Asystole: Definition, Causes, Treatment and ECG Example

Asystole-Definition_-Causes_-Treatment-and-ECG-Example
  • May 7, 2024

Asystole is a state of standstill and causes when your heart’s electrical system fails, causing your heart to stop pumping. It is also known as ‘flat-lining’ because of the nature of the heart’s electrical activity.

It is a kind of cardiac arrest, and your heart stops beating entirely. This can make you pass out. It is also likely that you will find it difficult to breathe. Without medical care, this condition can be dangerous in only a few minutes. Learn more about asystole, its causes and treatment.

 

Why is asystole also known as flat-line?

So what is asystole meaning? Asystole is a clinical sign, as you cannot see or feel it without special equipment. The way to see asystole is by using an electrocardiogram. This diagnostic test involves sensors that are attached to the skin of your chest. This helps detect your heart’s electrical activity while showing it as a wave pattern on either a printout or a screen display.

As an electrical current travels through your heart with each heartbeat, the waves of the asystole EKG show the strength of that current and how it moves through your heart. It does not require any electrical activity to create a wave with asystole. Hence, it appears as a flat line.

 

What are the most common causes of asystole?

Asystole can take place because of any health condition or event. This causes cardiac arrest and disrupts your heart’s electrical system. Here are some of the causes of asystole:

  • Blood loss
  • Low oxygen levels
  • Heart attack
  • Electrolyte problems or dehydration
  • Pulmonary embolism
  • Irregular heart asystole rhythms, especially ventricular fibrillation and ventricular tachycardia

Read More: Treating Narrow Complex Tachycardia: A Clinical Guide

 

What are the heart-related causes?

The electrical system of the heart is vulnerable to interference and damage. Several types of heart problems lead to asystole and other forms of cardiac arrest:

Some of the common heart-related causes include the following:

  1. Heart attack: A heart attack is more than an electrical issue. This is because a heart attack is a result of a blockage in an artery. This supplies blood to the heart muscle. However, heart tissue damage caused by a heart attack involves the electrical pathways within the heart. Arrhythmia can result from a heart attack.
  2. Ventricular fibrillation: AFib is an arrhythmia where the ventricles quiver instead of contracting fully to pump blood out of the body. According to research, a prolonged episode of Fib is one of the leading causes of asystole.
  3. Ventricular tachycardia: Ventricular tachycardia occurs when the ventricles beat too fast and allow the heart to efficiently pump oxygenated blood through the body. It can become a serious concern, leading to a complete stop in the heart’s electrical activity.
  4. Atrial fibrillation (AFib): When the heart is in AFib, the atria quivers rather than relaxing and contracting in rhythm with the ventricles. According to a 2020 study, AFib may lead to a heart attack. Additionally, AFib can also cause other complications, such as ventricular tachycardia.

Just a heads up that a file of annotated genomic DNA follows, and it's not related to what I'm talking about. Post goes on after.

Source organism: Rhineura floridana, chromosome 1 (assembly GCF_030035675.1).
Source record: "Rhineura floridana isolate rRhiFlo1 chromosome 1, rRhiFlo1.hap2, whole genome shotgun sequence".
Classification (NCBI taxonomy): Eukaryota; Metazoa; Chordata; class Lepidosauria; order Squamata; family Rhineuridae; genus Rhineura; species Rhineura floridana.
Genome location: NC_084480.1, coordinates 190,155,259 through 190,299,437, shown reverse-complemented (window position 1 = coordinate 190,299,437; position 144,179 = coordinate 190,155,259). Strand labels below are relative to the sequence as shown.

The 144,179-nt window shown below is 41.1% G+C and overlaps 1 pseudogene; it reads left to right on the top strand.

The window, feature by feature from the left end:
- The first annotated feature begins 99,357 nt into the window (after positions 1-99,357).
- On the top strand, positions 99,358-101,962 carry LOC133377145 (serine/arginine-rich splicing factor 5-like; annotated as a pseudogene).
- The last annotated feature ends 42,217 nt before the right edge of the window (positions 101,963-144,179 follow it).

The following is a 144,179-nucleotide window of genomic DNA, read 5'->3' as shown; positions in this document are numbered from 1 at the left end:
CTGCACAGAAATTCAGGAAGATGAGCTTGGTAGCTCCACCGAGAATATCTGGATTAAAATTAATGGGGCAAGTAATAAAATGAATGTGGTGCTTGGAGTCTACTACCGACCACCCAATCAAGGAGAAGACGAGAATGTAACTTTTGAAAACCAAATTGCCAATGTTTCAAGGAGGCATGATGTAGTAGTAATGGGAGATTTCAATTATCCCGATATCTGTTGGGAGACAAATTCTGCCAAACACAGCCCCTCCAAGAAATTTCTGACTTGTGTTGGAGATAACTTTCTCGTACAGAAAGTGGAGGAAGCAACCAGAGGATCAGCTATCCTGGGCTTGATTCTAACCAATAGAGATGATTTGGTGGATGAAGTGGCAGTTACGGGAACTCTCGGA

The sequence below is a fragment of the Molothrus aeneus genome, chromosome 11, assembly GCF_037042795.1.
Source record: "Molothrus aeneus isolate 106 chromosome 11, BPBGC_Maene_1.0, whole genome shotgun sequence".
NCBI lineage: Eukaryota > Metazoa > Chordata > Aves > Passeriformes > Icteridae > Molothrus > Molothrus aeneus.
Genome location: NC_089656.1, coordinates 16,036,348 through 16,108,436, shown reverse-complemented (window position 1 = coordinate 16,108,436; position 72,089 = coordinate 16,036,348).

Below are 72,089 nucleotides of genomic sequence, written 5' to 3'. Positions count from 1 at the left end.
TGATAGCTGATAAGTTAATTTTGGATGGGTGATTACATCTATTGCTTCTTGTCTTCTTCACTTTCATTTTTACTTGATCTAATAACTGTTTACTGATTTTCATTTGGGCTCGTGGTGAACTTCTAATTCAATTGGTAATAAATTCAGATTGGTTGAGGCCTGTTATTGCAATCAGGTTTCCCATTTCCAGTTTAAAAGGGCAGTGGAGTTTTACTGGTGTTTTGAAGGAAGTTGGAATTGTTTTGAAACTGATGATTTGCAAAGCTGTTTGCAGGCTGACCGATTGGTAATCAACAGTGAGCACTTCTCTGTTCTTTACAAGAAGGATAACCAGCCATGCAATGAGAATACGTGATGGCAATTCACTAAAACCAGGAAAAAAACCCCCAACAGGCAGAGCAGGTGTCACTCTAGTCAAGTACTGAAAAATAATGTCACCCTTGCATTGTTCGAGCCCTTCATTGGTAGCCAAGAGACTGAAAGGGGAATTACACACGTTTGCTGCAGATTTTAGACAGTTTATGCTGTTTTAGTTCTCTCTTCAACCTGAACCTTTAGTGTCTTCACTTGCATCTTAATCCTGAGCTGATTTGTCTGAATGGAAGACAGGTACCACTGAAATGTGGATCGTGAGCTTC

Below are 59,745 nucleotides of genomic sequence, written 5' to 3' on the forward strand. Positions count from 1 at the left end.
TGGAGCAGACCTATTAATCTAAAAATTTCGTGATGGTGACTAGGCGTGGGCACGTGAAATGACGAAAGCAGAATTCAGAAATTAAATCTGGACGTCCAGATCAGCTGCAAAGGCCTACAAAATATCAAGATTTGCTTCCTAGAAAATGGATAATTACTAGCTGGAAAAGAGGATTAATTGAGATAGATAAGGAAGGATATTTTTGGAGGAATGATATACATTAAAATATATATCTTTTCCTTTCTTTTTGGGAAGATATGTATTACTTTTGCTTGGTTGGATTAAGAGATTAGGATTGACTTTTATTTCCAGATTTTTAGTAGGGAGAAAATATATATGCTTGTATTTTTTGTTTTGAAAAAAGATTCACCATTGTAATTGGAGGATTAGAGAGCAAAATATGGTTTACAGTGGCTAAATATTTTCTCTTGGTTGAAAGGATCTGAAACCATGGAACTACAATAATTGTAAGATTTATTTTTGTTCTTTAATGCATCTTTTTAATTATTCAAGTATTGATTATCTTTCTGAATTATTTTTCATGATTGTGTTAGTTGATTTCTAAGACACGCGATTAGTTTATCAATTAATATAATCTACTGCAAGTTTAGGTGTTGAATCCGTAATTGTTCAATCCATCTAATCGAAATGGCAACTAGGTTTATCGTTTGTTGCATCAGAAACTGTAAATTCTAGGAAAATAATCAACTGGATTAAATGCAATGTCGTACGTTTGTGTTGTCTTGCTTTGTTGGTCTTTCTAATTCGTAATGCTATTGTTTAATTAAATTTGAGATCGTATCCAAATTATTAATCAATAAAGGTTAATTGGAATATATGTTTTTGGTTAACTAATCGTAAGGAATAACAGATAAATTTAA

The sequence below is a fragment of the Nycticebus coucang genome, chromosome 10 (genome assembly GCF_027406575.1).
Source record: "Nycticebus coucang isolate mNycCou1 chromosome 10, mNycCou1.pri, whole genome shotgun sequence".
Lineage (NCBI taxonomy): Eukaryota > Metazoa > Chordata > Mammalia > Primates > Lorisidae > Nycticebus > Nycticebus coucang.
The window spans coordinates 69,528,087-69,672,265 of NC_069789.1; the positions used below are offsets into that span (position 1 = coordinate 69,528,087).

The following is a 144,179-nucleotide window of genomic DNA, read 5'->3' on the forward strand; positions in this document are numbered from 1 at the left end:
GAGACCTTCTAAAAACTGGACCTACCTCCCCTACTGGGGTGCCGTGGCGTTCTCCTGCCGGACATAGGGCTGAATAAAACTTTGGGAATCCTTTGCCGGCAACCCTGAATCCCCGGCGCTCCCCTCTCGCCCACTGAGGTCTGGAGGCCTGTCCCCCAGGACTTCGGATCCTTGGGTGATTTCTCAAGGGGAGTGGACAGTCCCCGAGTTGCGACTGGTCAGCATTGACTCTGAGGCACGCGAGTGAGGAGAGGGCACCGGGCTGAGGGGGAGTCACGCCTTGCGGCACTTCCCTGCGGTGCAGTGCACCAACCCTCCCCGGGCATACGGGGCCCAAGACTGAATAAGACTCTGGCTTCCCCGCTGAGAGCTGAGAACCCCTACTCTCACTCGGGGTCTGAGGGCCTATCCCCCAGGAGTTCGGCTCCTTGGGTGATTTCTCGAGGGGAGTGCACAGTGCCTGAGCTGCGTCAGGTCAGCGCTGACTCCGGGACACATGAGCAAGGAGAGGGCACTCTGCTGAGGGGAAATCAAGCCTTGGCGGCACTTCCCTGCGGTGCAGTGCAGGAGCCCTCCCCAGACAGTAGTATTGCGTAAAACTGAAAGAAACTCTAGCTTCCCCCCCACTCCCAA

5. Congenital heart disease: A few heart conditions are present at birth. Heart defects pose risks. Children born with a type of congenital heart disease live healthy lives. It is crucial to monitor their heart health frequently.

 

What are the treatments involved?

The primary way to manage asystole is by determining whether the cause is reversible. For example, if high potassium levels lead to asystole, it can be reversed, leading to a shockable rhythm. Asystole is part of cardiac arrest and is a medical emergency where every second counts. When cardiac arrest happens outside of a hospital, you must immediately start CPR. Effective and continuous CPR offers high survival chances.

Here are the asystole treatment options that are possible inside a hospital:

  • Cardiopulmonary resuscitation: Medical professionals will start CPR immediately when a person goes into cardiac arrest.
  • Epinephrine: This is also known as adrenaline and can help restart your heart.
  • Treat the problem: If you address the problem that occurs due to electrolyte imbalance or hypothermia, then you must treat the problem.

 

Is asystole a ‘shockable’ rhythm?

Defibrillation is an emergency treatment involving an intense electrical shock to the chest. It is beneficial for converting an abnormal heart rhythm into a normal one. Defibrillation is used outside of a hospital setting with an automated external defibrillator. These devices help detect heart rhythms and deliver a shock whenever required.

Asystole is not a shockable rhythm, and defibrillation may make it harder to restart the heart. Defibrillation is hence the only option if the heart goes to a shockable rhythm. This is also possible when someone with asystole gets CPR.

Read More: Reversible causes of cardiac arrest 4 “Ts” and 4 “Hs”

 

Conclusion

Asystole is thus a dangerous problem that happens with cardiac arrest. The odds of survival are very low without prompt action. It is crucial to identify the causes and their treatments to provide the necessary care. The faster an individual with asystole gets medical care, the more likely they are to have a good outcome.